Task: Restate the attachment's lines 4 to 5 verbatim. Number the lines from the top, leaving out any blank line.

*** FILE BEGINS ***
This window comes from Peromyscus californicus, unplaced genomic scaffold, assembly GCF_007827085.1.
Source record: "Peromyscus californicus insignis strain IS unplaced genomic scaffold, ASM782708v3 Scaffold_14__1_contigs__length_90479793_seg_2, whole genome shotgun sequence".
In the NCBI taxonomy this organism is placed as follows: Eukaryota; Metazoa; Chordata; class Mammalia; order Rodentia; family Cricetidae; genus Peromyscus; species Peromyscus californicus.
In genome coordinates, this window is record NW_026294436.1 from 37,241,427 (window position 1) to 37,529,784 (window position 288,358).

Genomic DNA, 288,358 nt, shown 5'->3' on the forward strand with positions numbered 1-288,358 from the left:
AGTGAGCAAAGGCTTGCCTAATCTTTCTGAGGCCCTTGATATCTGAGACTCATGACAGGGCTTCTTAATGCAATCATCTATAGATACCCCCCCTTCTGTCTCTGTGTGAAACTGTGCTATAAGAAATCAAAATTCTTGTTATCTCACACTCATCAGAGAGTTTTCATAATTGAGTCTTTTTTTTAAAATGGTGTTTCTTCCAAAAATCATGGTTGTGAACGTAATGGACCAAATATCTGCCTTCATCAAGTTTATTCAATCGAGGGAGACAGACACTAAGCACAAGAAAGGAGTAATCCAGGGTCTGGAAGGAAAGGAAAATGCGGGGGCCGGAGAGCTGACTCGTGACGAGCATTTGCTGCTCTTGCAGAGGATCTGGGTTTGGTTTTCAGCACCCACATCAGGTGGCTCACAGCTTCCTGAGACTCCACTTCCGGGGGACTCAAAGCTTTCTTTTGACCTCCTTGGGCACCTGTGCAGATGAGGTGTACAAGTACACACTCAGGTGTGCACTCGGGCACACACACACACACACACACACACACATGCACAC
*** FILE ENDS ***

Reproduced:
In genome coordinates, this window is record NW_026294436.1 from 37,241,427 (window position 1) to 37,529,784 (window position 288,358).

Genomic DNA, 288,358 nt, shown 5'->3' on the forward strand with positions numbered 1-288,358 from the left: